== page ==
Rachel Lippert Heads New Junior Research Group “Neurocircuit Development and Function" at DIfE

Neuroscientist, Dr. Rachel Lippert, has taken over the leadership of the newly created Junior Research Group “Neurocircuit Development and Function” at the German Institute of Human Nutrition Potsdam-Rehbruecke (DIfE) as part of the NeuroCure Cluster of Excellence at Charité - Universitätsmedizin Berlin. Lippert and her team will investigate basic processes for the processing of food stimuli in the brain using mouse models.

[Translate to Englisch:]

Dr. Rachel Lippert is the new head of the Junior Research Group “Neurocircuit Development and Function" at DIfE (photo: Sonja Schäche/DIfE).

The US-born neuroscientist wants to investigate the complex changes in the brain that occur during development in the womb and shortly after birth. She is particularly interested in the melanocortin system, a key player in the regulation of food intake. Lippert wants to uncover how the mother’s diet can affect the neuronal communication within this complex system. Her focus will also extend to interactions with addictive and rewarding behavior, which have not yet been studied in depth.

Delayed effects into old age

It is known that maternal nutrition increases the risk of metabolic and neurodegenerative diseases in the offspring. More than 50 percent of women in Western cultures - particularly in the USA and Europe - do not follow dietary recommendations during pregnancy, thus increasing the risk of obesity, diabetes and potentially cognitive disorders such as ADHD in their children. In order to identify the underlying mechanisms, Lippert and her team will investigate how the complex systems involved in energy acquisition and reward interact during brain development.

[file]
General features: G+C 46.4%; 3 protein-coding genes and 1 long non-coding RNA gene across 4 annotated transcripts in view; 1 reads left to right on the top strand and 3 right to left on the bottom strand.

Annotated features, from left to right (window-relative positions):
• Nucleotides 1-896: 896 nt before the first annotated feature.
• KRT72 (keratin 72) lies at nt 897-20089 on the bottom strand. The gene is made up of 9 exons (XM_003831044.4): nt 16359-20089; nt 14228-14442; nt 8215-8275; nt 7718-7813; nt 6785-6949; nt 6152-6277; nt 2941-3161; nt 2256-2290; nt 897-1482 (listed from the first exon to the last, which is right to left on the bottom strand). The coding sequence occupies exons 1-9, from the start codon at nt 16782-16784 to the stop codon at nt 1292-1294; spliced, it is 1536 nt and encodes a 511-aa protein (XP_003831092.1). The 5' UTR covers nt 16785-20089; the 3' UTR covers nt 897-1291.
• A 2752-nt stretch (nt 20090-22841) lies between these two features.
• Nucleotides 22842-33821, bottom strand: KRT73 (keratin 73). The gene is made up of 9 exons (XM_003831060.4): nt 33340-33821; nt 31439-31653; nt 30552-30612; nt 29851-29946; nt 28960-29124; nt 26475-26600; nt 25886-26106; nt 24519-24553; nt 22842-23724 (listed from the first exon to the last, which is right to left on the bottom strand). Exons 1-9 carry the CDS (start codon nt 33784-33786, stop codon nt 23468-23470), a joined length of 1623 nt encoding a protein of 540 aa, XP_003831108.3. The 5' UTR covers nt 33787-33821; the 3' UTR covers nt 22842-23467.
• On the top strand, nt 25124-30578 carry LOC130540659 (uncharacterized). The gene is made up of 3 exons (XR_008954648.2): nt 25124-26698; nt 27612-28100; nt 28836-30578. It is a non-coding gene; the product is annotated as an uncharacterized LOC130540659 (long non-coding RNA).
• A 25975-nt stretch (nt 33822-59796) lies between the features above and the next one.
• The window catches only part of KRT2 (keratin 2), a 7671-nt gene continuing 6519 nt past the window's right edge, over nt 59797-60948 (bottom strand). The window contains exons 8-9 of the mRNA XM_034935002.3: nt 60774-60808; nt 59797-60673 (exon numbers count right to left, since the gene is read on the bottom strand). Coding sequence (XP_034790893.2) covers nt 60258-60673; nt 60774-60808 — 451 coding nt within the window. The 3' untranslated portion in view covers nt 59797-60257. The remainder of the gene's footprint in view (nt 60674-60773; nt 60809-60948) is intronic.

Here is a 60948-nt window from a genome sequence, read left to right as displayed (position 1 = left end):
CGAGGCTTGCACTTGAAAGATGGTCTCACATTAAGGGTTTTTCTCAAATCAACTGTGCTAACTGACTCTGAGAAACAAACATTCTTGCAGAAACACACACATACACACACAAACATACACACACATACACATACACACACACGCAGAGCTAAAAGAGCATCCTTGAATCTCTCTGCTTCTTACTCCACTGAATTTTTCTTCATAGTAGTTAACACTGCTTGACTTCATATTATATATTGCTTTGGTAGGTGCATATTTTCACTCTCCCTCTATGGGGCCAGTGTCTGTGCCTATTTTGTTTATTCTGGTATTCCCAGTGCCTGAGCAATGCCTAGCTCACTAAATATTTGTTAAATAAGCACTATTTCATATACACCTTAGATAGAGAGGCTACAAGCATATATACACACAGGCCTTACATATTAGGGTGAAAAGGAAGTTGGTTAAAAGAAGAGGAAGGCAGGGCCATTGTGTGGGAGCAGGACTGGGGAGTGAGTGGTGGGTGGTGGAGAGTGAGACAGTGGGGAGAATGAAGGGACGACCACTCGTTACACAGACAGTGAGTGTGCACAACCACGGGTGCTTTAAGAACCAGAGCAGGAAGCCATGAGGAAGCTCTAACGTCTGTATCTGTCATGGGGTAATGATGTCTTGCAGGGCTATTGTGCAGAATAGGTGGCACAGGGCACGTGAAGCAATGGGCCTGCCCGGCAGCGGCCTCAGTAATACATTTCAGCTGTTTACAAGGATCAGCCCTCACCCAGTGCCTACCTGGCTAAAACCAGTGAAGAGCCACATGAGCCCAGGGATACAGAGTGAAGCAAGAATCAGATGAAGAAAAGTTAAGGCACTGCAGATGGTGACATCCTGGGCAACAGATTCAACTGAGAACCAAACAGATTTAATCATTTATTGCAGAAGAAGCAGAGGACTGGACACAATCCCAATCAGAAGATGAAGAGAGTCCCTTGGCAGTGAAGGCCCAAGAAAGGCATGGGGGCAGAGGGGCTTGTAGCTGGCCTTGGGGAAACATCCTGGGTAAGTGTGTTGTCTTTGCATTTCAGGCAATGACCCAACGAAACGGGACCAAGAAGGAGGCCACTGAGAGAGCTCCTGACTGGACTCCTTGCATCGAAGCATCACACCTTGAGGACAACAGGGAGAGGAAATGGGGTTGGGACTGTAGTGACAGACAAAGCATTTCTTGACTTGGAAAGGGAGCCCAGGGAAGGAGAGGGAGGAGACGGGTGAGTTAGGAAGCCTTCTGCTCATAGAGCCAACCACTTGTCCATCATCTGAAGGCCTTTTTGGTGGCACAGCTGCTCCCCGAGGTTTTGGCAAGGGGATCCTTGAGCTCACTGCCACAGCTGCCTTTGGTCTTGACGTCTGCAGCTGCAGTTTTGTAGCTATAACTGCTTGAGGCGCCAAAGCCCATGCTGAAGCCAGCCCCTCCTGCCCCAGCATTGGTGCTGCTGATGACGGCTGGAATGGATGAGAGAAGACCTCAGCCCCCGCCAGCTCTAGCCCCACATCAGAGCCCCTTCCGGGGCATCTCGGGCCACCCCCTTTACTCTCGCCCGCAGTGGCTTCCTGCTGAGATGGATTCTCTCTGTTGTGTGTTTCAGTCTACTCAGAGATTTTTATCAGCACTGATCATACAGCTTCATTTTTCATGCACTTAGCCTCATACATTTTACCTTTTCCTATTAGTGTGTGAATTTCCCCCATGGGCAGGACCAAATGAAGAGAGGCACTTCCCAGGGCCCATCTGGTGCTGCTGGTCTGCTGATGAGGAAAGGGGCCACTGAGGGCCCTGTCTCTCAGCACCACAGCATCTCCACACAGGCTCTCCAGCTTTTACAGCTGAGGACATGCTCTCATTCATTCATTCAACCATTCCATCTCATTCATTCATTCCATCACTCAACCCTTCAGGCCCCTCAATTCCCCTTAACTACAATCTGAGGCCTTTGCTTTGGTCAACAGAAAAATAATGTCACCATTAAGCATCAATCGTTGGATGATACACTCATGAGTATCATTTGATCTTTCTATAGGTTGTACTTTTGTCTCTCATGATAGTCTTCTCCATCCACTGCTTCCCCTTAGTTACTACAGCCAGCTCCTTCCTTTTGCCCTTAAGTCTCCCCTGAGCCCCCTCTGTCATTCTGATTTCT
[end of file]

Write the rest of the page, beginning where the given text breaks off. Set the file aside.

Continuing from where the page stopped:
“The aim of our research is to better understand the effect of an unhealthy diet and excessive body weight on the development and function of the brain. I am very excited to have the opportunity to perform my research here at the DIfE within the framework of the NeuroCure Cluster of Excellence", says the brain researcher.

Reinforcement for the Research Focus Area “Food Choice”

With her Junior Research Group “Neurocircuit Development and Function” Lippert strengthens the third research focus area “Biological basis of food choice and nutritional behavior” at the DIfE. “Dr. Lippert has an exceptional expertise in the field of the melanocortin receptor system. Her experimental research on animal models is an excellent complement to the human study-based work of the Department of Decision Neuroscience and Nutrition, which was founded in February 2019"; said Professor Tilman Grune, Scientific Director at DIfE.

About Dr. Rachel Lippert

Rachel Lippert studied Chemistry and English at Albion College in Albion, Michigan, USA from 2004 to 2008. During her subsequent doctoral studies at Vanderbilt University in Nashville, Tennessee, USA, the 34-year-old studied the function of the melanocortin-3 receptor, which is involved in maintaining a balance between food intake and energy consumption and thus a stable body weight. She successfully completed her doctoral thesis in 2014 and then moved on to Professor Jens Brüning’s Department of “Neuronal Control of Metabolism” at the Max Planck Institute for Metabolism Research in Cologne. There, she used a mouse model to investigate how the mother’s diet affects the interconnection of nerve cells in the developing brain of her offspring.

Media Contact

Dr. Rachel Lippert

Head of Junior Research Group Neurocircuit Development and Function

phone: +49 33200 88 - 2470
E-Mail: rachel.lippert@dife.de

Sonja Schäche

Head of Press and Public Relations

phone: +49 33200 88 - 2278
E-Mail: sonja.schaeche@dife.de